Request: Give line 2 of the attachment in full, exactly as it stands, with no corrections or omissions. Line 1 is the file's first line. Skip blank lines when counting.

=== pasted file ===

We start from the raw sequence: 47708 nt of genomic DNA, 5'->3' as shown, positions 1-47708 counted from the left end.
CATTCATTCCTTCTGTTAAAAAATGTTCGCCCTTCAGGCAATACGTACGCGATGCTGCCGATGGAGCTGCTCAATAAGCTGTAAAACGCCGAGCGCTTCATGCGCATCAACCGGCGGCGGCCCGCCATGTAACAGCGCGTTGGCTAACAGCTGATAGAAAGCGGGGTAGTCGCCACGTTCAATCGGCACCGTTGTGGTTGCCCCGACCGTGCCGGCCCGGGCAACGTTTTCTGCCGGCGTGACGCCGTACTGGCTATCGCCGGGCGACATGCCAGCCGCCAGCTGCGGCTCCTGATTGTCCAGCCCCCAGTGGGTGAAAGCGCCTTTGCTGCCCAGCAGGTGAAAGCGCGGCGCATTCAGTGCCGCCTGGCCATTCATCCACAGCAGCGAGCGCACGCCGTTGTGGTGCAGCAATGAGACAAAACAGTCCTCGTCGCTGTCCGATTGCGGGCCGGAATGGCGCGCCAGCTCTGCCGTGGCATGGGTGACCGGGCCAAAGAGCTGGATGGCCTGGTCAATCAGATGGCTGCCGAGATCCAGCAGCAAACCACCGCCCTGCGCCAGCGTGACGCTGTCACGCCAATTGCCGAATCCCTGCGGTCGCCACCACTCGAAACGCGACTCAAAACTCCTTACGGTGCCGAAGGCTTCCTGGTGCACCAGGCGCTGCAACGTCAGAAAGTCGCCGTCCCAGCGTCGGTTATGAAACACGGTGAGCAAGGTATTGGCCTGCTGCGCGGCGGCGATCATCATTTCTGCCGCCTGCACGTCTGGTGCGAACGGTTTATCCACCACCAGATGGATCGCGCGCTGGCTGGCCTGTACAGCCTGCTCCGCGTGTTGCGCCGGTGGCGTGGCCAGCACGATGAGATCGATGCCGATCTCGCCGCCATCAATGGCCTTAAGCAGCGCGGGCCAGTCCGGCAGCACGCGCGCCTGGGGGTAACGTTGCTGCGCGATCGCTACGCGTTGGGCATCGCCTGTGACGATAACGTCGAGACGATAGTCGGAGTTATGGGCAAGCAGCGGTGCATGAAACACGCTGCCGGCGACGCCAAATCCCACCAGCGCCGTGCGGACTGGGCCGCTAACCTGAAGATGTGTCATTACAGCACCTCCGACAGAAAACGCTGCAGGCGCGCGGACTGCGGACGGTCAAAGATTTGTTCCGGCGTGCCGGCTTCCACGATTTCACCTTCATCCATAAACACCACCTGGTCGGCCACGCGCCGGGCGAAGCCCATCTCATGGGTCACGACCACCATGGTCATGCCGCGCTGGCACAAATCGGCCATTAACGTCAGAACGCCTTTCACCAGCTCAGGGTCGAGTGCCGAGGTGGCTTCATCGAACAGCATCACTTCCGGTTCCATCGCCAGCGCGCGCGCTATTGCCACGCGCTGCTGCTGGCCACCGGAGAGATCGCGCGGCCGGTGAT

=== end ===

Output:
CATTCATTCCTTCTGTTAAAAAATGTTCGCCCTTCAGGCAATACGTACGCGATGCTGCCGATGGAGCTGCTCAATAAGCTGTAAAACGCCGAGCGCTTCATGCGCATCAACCGGCGGCGGCCCGCCATGTAACAGCGCGTTGGCTAACAGCTGATAGAAAGCGGGGTAGTCGCCACGTTCAATCGGCACCGTTGTGGTTGCCCCGACCGTGCCGGCCCGGGCAACGTTTTCTGCCGGCGTGACGCCGTACTGGCTATCGCCGGGCGACATGCCAGCCGCCAGCTGCGGCTCCTGATTGTCCAGCCCCCAGTGGGTGAAAGCGCCTTTGCTGCCCAGCAGGTGAAAGCGCGGCGCATTCAGTGCCGCCTGGCCATTCATCCACAGCAGCGAGCGCACGCCGTTGTGGTGCAGCAATGAGACAAAACAGTCCTCGTCGCTGTCCGATTGCGGGCCGGAATGGCGCGCCAGCTCTGCCGTGGCATGGGTGACCGGGCCAAAGAGCTGGATGGCCTGGTCAATCAGATGGCTGCCGAGATCCAGCAGCAAACCACCGCCCTGCGCCAGCGTGACGCTGTCACGCCAATTGCCGAATCCCTGCGGTCGCCACCACTCGAAACGCGACTCAAAACTCCTTACGGTGCCGAAGGCTTCCTGGTGCACCAGGCGCTGCAACGTCAGAAAGTCGCCGTCCCAGCGTCGGTTATGAAACACGGTGAGCAAGGTATTGGCCTGCTGCGCGGCGGCGATCATCATTTCTGCCGCCTGCACGTCTGGTGCGAACGGTTTATCCACCACCAGATGGATCGCGCGCTGGCTGGCCTGTACAGCCTGCTCCGCGTGTTGCGCCGGTGGCGTGGCCAGCACGATGAGATCGATGCCGATCTCGCCGCCATCAATGGCCTTAAGCAGCGCGGGCCAGTCCGGCAGCACGCGCGCCTGGGGGTAACGTTGCTGCGCGATCGCTACGCGTTGGGCATCGCCTGTGACGATAACGTCGAGACGATAGTCGGAGTTATGGGCAAGCAGCGGTGCATGAAACACGCTGCCGGCGACGCCAAATCCCACCAGCGCCGTGCGGACTGGGCCGCTAACCTGAAGATGTGTCATTACAGCACCTCCGACAGAAAACGCTGCAGGCGCGCGGACTGCGGACGGTCAAAGATTTGTTCCGGCGTGCCGGCTTCCACGATTTCACCTTCATCCATAAACACCACCTGGTCGGCCACGCGCCGGGCGAAGCCCATCTCATGGGTCACGACCACCATGGTCATGCCGCGCTGGCACAAATCGGCCATTAACGTCAGAACGCCTTTCACCAGCTCAGGGTCGAGTGCCGAGGTGGCTTCATCGAACAGCATCACTTCCGGTTCCATCGCCAGCGCGCGCGCTATTGCCACGCGCTGCTGCTGGCCACCGGAGAGATCGCGCGGCCGGTGAT